Thomas calls her car Burnsie, which some people assume is an homage to a famous English rally driver named Richard Burns, whom Thomas admires greatly. In fact, though, the car's been on fire more than once, hence the name. Burnsie is brilliant blue under the road filth, and covered with decals that Thomas lays on and scrapes off as piecemeal sponsorships come and go: stongard transparent auto protection, smart service subaru care. Like nearly every other American driver she knows, she spends most of her disposable income on racing and is constantly trolling for backers; nobody in this country makes a living racing rally cars, which can cost from $5,000 for an old two-wheel-drive beater to more than $100,000 for a high-end all-wheel-drive with far more horsepower than Thomas wants to manage right now. Burnsie cost $13,000 before Thomas and her mechanic friends started upgrading. When the all-wheel-drive is working full-out on rough dirt roads, she estimates the car's horsepower at about 190, which is less than two thirds what a top-end car might deliver. "At my level of experience, adding a whole lot of horsepower is not a good idea," she says. "You see that all the time, these guys in their torqued-up cars, and they're upside-down, wrecked. And they've just destroyed $40,000."
The subject of wreckage comes up all the time among rally drivers, who say things like "nosing it" when they mean launching off a high bump and smashing the front end of the car onto the dirt, or "in the woods" when they mean steering a high-speed car that has just shot off the road and is now plowing out of control through the forest, or "stuffing the car" or "wadding it up" or "having an off" or "going over," all of which are things drivers usually, but not always, survive. During the 2003 season both members of a veteran driving team were killed instantly when their car hit a tree during a race in Oregon. Thomas has a small piece of paper with their surnames on it pasted to a back side window on her car; she was there, waiting for her turn on the stage, when they crashed. She says she learned that day that she could race her car immediately after crying so hard that she was unable to read the roadside timing clock. Naturally there was talk of canceling the rally on the spot, Thomas says, but no serious driver would want his own death to end a competition; like any high-speed adrenaline sport, rally racing is a risk undertaken deliberately, and the drivers who win races are the ones who have spent so much time thinking about that risk that they understand how to manage it even as it draws them in--how to push aggressiveness exactly to the limits of human control, and no further.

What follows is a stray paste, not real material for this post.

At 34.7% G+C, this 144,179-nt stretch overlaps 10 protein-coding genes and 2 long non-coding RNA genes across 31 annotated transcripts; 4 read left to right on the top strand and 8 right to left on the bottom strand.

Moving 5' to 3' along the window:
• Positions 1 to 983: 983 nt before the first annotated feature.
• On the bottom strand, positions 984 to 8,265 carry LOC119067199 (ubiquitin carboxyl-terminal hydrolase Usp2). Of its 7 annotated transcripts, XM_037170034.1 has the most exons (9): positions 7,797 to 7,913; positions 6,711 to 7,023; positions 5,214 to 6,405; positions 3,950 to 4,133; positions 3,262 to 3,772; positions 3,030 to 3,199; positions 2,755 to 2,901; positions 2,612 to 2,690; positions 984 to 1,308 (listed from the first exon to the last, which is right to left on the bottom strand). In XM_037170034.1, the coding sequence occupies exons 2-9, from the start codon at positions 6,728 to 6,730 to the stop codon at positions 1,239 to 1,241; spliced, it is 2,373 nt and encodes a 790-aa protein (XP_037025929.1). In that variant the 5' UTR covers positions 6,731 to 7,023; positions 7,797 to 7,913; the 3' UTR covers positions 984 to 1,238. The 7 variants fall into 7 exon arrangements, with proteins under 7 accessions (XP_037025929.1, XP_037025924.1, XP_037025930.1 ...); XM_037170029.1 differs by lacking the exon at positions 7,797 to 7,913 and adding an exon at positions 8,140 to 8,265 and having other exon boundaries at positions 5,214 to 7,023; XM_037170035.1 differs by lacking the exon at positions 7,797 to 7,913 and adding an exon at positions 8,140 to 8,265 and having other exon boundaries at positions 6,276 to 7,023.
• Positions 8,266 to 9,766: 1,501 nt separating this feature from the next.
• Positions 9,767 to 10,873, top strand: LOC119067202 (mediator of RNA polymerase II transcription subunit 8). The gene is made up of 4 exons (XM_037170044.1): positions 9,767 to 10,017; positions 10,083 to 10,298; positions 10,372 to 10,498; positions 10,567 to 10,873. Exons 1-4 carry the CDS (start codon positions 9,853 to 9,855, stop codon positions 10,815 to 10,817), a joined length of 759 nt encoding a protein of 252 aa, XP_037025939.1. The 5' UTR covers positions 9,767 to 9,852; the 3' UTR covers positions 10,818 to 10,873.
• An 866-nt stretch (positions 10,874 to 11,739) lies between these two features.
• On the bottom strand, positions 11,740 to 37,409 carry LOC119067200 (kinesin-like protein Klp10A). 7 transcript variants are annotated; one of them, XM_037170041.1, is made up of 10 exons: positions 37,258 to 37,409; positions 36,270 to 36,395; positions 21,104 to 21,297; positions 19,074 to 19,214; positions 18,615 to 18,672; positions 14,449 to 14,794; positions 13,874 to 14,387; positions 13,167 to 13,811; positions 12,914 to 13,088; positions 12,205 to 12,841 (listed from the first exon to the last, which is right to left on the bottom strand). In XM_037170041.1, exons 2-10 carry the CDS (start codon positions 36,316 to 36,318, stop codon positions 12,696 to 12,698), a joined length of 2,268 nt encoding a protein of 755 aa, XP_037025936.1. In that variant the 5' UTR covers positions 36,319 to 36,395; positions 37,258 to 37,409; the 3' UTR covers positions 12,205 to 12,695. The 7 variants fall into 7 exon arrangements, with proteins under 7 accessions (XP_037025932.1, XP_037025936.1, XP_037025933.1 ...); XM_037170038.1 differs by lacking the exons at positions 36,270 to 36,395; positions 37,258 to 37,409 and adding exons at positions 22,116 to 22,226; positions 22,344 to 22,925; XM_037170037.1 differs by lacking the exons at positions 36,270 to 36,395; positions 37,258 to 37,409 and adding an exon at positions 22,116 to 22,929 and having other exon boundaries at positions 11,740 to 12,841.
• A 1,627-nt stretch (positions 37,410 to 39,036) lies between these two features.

Once, early on, not yet acclimated to the vroom of Burnsie's turbo, Thomas spun the WRX backward over a cliff. A tree's root system caught her, teetering, just below the edge. She supposes tiny guardian angels held up the back of the car for a while. Five trucks and three jeeps pulled it out. Thomas recasts this story according to her mood: Sometimes it's intrepid blonde hothead cheats disaster, and sometimes it's yes, at certain moments we do resemble a road runner cartoon. But most of the time it's a cautionary tale about letting a powerful car outrun one's own abilities. In her first race car, she points out--this was the one without AC, the heatstroke car, which she likes to call her "little yellow putt-putt"--she hooked a ditch or two, but not at fast enough speeds to cause alarm. "You couldn't hurt yourself in that car," Thomas says. "I'd had it to the floor, going as fast as I could get it to go, and it just wouldn't go over 95. It wouldn't."
She puts on her helmet. The codriver does likewise, fumbling with the chin strap, and Thomas leans over to examine the fit, as though double-checking a child's shoelaces. The engine revs, loud and louder. Just outside the window a man in a thick jacket is repeatedly lowering his outstretched arm, fingers extended in signal: five, four, three....